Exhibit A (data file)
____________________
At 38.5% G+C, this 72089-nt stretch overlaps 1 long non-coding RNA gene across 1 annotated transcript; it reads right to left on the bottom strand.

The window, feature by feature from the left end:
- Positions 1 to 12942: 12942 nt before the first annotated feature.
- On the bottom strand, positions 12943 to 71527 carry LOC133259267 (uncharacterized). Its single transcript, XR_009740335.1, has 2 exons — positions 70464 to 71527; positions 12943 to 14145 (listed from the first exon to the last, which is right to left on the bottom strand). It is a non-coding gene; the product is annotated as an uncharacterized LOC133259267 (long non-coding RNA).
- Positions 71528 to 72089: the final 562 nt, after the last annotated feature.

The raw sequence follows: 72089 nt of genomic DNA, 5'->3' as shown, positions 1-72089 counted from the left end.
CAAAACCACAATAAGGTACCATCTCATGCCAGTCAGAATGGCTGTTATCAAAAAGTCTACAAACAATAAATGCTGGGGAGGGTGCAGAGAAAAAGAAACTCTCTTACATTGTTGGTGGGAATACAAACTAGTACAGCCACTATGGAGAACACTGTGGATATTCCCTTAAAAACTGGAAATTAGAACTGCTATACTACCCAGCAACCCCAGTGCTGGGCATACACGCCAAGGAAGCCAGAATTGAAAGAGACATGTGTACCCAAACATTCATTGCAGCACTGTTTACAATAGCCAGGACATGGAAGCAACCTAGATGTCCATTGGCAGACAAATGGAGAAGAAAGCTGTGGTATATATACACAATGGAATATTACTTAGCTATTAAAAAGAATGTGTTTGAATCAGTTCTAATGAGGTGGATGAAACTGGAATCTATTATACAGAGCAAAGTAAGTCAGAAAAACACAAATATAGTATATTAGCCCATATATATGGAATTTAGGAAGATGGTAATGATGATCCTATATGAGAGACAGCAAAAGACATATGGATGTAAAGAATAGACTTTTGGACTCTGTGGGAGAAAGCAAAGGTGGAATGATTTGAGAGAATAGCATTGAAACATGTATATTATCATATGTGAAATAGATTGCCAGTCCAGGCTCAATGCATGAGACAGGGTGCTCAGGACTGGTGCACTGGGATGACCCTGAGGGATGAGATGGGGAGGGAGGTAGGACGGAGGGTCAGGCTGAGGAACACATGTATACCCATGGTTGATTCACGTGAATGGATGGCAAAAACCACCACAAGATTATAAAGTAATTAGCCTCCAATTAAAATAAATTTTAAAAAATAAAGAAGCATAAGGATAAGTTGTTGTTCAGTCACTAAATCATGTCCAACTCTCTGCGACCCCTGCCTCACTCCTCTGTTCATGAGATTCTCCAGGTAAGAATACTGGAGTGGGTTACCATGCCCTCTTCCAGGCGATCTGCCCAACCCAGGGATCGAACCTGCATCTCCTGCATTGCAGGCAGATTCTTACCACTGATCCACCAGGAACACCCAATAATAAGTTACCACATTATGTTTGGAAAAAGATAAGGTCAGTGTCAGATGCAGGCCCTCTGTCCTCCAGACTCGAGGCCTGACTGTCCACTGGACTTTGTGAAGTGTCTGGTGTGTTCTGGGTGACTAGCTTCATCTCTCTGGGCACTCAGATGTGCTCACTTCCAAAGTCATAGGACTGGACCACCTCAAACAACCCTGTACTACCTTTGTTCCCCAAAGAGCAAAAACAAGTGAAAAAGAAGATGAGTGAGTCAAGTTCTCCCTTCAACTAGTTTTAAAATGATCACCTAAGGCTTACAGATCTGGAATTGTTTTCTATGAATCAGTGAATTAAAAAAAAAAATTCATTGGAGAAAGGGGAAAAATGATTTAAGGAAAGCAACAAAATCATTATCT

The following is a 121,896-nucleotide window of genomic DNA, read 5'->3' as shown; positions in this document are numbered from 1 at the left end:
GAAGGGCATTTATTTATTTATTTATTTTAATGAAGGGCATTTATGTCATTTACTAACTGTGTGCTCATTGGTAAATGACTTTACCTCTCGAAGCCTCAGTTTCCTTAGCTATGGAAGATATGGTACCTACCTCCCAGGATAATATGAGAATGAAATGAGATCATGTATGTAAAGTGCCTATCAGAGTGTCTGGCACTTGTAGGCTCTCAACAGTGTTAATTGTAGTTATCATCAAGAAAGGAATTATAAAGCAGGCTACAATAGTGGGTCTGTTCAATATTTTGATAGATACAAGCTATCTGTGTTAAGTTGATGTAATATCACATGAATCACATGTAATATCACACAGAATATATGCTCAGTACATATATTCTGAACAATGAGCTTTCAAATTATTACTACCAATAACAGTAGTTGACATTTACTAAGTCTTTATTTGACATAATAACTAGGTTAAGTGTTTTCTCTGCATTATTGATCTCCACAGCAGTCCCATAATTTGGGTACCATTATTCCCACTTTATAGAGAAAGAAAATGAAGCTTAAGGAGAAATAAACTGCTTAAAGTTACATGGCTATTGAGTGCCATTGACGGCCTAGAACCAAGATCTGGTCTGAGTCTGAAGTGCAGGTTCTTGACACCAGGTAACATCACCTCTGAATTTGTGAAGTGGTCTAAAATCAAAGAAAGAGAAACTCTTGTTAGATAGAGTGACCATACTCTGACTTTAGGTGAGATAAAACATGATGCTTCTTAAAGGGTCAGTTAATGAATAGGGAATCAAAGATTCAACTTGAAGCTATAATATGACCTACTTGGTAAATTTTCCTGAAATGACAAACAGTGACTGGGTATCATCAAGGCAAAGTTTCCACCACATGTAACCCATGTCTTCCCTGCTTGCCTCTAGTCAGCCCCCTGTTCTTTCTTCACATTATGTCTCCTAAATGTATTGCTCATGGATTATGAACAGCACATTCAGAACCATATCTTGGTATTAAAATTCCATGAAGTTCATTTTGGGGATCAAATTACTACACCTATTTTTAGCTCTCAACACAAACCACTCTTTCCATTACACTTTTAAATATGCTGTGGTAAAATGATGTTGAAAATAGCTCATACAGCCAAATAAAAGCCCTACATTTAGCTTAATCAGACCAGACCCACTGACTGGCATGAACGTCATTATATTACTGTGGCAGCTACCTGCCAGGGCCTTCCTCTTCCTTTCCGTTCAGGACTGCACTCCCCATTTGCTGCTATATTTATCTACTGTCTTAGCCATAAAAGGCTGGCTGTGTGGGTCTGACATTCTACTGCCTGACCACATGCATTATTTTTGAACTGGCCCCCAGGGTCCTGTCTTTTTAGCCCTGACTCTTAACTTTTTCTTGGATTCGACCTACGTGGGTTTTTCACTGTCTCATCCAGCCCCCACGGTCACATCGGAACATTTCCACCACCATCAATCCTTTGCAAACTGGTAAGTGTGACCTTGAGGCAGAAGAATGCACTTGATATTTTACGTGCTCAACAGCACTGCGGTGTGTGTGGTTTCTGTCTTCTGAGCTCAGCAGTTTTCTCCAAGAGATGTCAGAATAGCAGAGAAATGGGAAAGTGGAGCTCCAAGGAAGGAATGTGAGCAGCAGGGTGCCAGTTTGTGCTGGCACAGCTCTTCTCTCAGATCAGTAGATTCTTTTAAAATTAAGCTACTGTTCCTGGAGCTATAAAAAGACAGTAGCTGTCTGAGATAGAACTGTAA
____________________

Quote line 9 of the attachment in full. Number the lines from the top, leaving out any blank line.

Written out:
GAAGGGCATTTATTTATTTATTTATTTTAATGAAGGGCATTTATGTCATTTACTAACTGTGTGCTCATTGGTAAATGACTTTACCTCTCGAAGCCTCAGTTTCCTTAGCTATGGAAGATATGGTACCTACCTCCCAGGATAATATGAGAATGAAATGAGATCATGTATGTAAAGTGCCTATCAGAGTGTCTGGCACTTGTAGGCTCTCAACAGTGTTAATTGTAGTTATCATCAAGAAAGGAATTATAAAGCAGGCTACAATAGTGGGTCTGTTCAATATTTTGATAGATACAAGCTATCTGTGTTAAGTTGATGTAATATCACATGAATCACATGTAATATCACACAGAATATATGCTCAGTACATATATTCTGAACAATGAGCTTTCAAATTATTACTACCAATAACAGTAGTTGACATTTACTAAGTCTTTATTTGACATAATAACTAGGTTAAGTGTTTTCTCTGCATTATTGATCTCCACAGCAGTCCCATAATTTGGGTACCATTATTCCCACTTTATAGAGAAAGAAAATGAAGCTTAAGGAGAAATAAACTGCTTAAAGTTACATGGCTATTGAGTGCCATTGACGGCCTAGAACCAAGATCTGGTCTGAGTCTGAAGTGCAGGTTCTTGACACCAGGTAACATCACCTCTGAATTTGTGAAGTGGTCTAAAATCAAAGAAAGAGAAACTCTTGTTAGATAGAGTGACCATACTCTGACTTTAGGTGAGATAAAACATGATGCTTCTTAAAGGGTCAGTTAATGAATAGGGAATCAAAGATTCAACTTGAAGCTATAATATGACCTACTTGGTAAATTTTCCTGAAATGACAAACAGTGACTGGGTATCATCAAGGCAAAGTTTCCACCACATGTAACCCATGTCTTCCCTGCTTGCCTCTAGTCAGCCCCCTGTTCTTTCTTCACATTATGTCTCCTAAATGTATTGCTCATGGATTATGAACAGCACATTCAGAACCATATCTTGGTATTAAAATTCCATGAAGTTCATTTTGGGGATCAAATTACTACACCTATTTTTAGCTCTCAACACAAACCACTCTTTCCATTACACTTTTAAATATGCTGTGGTAAAATGATGTTGAAAATAGCTCATACAGCCAAATAAAAGCCCTACATTTAGCTTAATCAGACCAGACCCACTGACTGGCATGAACGTCATTATATTACTGTGGCAGCTACCTGCCAGGGCCTTCCTCTTCCTTTCCGTTCAGGACTGCACTCCCCATTTGCTGCTATATTTATCTACTGTCTTAGCCATAAAAGGCTGGCTGTGTGGGTCTGACATTCTACTGCCTGACCACATGCATTATTTTTGAACTGGCCCCCAGGGTCCTGTCTTTTTAGCCCTGACTCTTAACTTTTTCTTGGATTCGACCTACGTGGGTTTTTCACTGTCTCATCCAGCCCCCACGGTCACATCGGAACATTTCCACCACCATCAATCCTTTGCAAACTGGTAAGTGTGACCTTGAGGCAGAAGAATGCACTTGATATTTTACGTGCTCAACAGCACTGCGGTGTGTGTGGTTTCTGTCTTCTGAGCTCAGCAGTTTTCTCCAAGAGATGTCAGAATAGCAGAGAAATGGGAAAGTGGAGCTCCAAGGAAGGAATGTGAGCAGCAGGGTGCCAGTTTGTGCTGGCACAGCTCTTCTCTCAGATCAGTAGATTCTTTTAAAATTAAGCTACTGTTCCTGGAGCTATAAAAAGACAGTAGCTGTCTGAGATAGAACTGTAA